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Jonathan Clark is currently Hall Distinguished Professor of British History at the University of Kansas; he was previously a Fellow of Peterhouse, Cambridge, and of All Souls College, Oxford, and was a Visiting Professor a the Committee on Social Thought of the University of Chicago. His best-known book is English Society 1660-1832 (2000).
History, like the present, is always changing. Scholarship on the history of the British Isles is currently experiencing a golden age. The breakdown of modernism and the eclipse of both the Marxist tradition and the 'Whig interpretation' that sees all history as progress, combined with the trajectories of nationalism in Ireland, Scotland and Wales, have generated unprecedented intellectual activity. In this volume, Jonathan Clark discusses Reformation to reform between the years 1660 to 1832. Once assumed to be a politically stable and socially conventional period in which reassuringly little happened, these decades in fact display astonishing reversals, achievements and new departures. Covering the failure of English republicanism and sectarianism, deep divisions between England, Scotland and Ireland and the impact of the American Revolution, how Britian survived and even prospered continues to fascinate.
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Well-researched and insightful, The Paul Society lays bare the level of government dependence, corporate favoritism, the financial influence of unions, and the true motivations driving the decisions made by politicians of both parties. In this thought-provoking book, Jonathan Clark offers a revelatory look into the state of modern American politics and the way in which the self-interests of politicians and voters have helped to create a $16 trillion national debt. In The Paul Society, Clark delves into the origins of public policies that have helped shape America's welfare state, driven voter incentives, and affected the costs of everything from gasoline to health care. In what may be the most important political book of the year, The Paul Society will force you to leave the blissful ignorance of illusion and embrace the sometimes painful truth of reality.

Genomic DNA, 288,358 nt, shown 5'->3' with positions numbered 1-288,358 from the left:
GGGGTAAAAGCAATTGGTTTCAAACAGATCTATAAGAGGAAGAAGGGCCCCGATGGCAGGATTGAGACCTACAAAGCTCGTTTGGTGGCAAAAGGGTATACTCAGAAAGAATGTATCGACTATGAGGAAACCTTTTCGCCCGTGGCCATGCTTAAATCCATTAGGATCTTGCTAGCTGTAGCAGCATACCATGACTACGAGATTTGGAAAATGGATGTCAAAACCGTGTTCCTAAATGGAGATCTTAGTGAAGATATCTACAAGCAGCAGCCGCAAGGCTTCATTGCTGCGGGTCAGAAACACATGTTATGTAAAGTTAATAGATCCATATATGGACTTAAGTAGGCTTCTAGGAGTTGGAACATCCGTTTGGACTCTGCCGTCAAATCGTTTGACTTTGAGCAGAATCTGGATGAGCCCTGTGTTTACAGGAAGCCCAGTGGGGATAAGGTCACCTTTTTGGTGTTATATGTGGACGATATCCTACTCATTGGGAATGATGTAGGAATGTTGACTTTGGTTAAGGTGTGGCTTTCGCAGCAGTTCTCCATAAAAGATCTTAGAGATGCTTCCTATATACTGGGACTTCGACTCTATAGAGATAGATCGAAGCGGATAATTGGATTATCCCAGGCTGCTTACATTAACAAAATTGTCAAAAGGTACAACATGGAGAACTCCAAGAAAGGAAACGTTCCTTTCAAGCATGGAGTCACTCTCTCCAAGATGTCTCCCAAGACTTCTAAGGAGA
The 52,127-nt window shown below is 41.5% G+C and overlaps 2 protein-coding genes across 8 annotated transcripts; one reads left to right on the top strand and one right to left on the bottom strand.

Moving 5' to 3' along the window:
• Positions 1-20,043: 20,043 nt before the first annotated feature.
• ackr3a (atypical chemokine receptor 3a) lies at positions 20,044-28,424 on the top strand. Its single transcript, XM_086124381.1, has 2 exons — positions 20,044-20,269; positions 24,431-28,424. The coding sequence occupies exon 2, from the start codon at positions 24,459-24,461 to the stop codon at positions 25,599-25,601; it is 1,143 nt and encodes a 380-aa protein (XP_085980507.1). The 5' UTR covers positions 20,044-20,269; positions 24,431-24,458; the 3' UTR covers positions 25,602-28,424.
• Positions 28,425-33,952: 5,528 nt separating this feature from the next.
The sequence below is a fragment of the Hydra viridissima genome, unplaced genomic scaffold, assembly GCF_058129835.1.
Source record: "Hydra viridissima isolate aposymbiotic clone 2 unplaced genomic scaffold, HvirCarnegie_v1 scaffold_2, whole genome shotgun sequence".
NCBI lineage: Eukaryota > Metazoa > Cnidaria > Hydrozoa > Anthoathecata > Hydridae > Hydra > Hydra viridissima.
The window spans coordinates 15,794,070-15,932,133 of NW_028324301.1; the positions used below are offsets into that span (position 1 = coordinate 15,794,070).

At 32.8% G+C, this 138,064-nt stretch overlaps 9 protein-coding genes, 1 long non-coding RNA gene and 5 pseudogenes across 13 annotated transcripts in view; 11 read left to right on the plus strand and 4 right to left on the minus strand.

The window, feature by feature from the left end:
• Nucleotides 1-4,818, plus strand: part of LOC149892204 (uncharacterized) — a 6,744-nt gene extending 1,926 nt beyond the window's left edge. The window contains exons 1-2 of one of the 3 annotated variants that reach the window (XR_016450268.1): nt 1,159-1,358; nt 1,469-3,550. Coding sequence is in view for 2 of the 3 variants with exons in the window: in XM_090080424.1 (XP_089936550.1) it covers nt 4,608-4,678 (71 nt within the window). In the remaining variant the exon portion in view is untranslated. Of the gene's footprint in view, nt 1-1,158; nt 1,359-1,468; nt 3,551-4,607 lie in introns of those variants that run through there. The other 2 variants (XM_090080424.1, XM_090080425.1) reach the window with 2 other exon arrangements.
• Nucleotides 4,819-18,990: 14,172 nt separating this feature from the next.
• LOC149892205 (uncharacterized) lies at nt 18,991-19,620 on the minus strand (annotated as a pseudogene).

Scholarship on the history of the British Isles is currently experiencing a golden age. The breakdown of modernism and the eclipse of both the Marxist tradition and the 'Whig interpretation' that sees all history as progress, combined with the trajectories of nationalism in Ireland, Scotland and Wales, have generated unprecedented intellectual activity. Nor has the world stood still: the collapse of communism, the issue of integration into the EU, and the advance of multiculturalism have led more and more people in the English speaking world as a whole to sense that their collective landscape now looks profoundly different from that inhabited by their ancestors even a few decades ago. In A World By Itself, six distinguished historians offer the most definitive and compelling history of the British Isles to date. Tracing the political, religious and material cultures from the Romans to the present day, this is at once an urgent reassessment of our shared past, and an inspirational celebration of British history. It focuses on the major themes and most dramatic moments of the last two millenia: the rise and fall of empires; reformation, revolution and restoration; wars both civil and global; and the enduring question of what it means to be British.
'An excoricating and enormously satisfying assault on historical postmodernism.' New Statesman Books of the Year 2003 At a time of resurgent popular interest in history, Jonathan Clark's new book is a landmark defence of traditional values.He argues that our sense of tradition and community, and even our morality is being destroyed. In a series of original and incisive chapters on, among other things, Anglo-American relations, the decline of the United Kingdom as a entity and the absence of English nationalism, Clark argues for an alternative to an apparently liberal attitude to morality and politics and a dedication to the present, based instead upon a clear recognition of the value of the past. An important and timely book in which a distinguished historian attacks - vigorously, brilliantly and elegantly - Britain's loss of tradition.'The exhilarating point about Clark is that there is never an end to anything. His history offers insights as it churns through time, but all conclusions always need looking at afresh from generation to generation... Clark never ceases striving to amaze... one of the sparkiest British questioners on the scene. ' Peter Preston, Guardian